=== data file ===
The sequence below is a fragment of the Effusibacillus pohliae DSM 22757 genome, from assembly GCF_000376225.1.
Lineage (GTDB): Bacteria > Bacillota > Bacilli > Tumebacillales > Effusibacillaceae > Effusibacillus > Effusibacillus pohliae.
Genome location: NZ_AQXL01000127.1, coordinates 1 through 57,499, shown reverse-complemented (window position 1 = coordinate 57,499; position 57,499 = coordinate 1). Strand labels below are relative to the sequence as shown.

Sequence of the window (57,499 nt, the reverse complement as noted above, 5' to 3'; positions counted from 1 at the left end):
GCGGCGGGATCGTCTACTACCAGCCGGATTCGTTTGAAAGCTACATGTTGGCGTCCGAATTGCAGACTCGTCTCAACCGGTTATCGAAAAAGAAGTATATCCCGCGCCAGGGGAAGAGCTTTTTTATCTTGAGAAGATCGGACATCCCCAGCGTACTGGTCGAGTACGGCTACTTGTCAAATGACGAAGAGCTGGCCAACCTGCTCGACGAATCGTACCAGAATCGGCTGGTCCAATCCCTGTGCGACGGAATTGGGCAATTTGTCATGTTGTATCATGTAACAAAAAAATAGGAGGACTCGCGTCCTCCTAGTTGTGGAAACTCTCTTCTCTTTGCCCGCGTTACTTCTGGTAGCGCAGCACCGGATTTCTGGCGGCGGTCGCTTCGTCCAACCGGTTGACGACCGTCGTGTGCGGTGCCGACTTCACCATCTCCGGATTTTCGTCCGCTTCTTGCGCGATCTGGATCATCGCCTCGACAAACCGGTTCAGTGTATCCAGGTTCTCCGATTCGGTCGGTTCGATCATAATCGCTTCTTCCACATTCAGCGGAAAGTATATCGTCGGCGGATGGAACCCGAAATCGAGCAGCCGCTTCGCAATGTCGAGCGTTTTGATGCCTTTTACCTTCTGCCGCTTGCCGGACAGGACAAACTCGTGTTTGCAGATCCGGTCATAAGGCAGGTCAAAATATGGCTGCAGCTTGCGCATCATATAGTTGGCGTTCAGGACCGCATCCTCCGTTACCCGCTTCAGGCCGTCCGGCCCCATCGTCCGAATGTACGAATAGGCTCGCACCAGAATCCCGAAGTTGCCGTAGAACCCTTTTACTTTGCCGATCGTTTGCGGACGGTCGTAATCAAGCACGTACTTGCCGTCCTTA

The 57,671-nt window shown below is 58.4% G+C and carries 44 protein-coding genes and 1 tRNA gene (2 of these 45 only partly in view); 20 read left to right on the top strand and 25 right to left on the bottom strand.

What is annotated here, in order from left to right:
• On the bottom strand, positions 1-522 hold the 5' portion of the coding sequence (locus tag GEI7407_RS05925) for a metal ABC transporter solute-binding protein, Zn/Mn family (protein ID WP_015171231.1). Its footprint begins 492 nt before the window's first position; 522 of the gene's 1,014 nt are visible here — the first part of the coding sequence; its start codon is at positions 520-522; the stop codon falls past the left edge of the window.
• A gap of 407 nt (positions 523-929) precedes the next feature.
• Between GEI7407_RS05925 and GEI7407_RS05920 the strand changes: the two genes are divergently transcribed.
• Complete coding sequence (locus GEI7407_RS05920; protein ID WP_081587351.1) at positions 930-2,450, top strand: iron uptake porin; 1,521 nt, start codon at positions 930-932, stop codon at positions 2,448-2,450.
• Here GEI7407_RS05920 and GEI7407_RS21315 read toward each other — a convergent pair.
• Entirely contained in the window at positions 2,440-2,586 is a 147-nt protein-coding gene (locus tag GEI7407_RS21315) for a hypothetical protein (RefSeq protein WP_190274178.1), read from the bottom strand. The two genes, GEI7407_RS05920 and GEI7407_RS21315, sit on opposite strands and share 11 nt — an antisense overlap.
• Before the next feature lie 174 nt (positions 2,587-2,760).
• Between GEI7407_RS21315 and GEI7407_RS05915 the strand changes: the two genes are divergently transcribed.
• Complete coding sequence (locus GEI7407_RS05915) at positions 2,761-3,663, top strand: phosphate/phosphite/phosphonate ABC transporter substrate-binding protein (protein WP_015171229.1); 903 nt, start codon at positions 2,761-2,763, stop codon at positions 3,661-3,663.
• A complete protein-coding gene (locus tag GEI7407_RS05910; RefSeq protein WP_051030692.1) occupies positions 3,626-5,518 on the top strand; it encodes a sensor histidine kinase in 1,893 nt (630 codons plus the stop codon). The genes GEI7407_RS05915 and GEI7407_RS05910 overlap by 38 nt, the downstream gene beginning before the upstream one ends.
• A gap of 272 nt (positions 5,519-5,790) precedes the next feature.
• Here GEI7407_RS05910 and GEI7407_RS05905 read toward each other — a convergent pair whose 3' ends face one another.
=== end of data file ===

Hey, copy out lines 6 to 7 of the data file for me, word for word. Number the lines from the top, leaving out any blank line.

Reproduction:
The 57,671-nt window shown below is 58.4% G+C and carries 44 protein-coding genes and 1 tRNA gene (2 of these 45 only partly in view); 20 read left to right on the top strand and 25 right to left on the bottom strand.

What is annotated here, in order from left to right: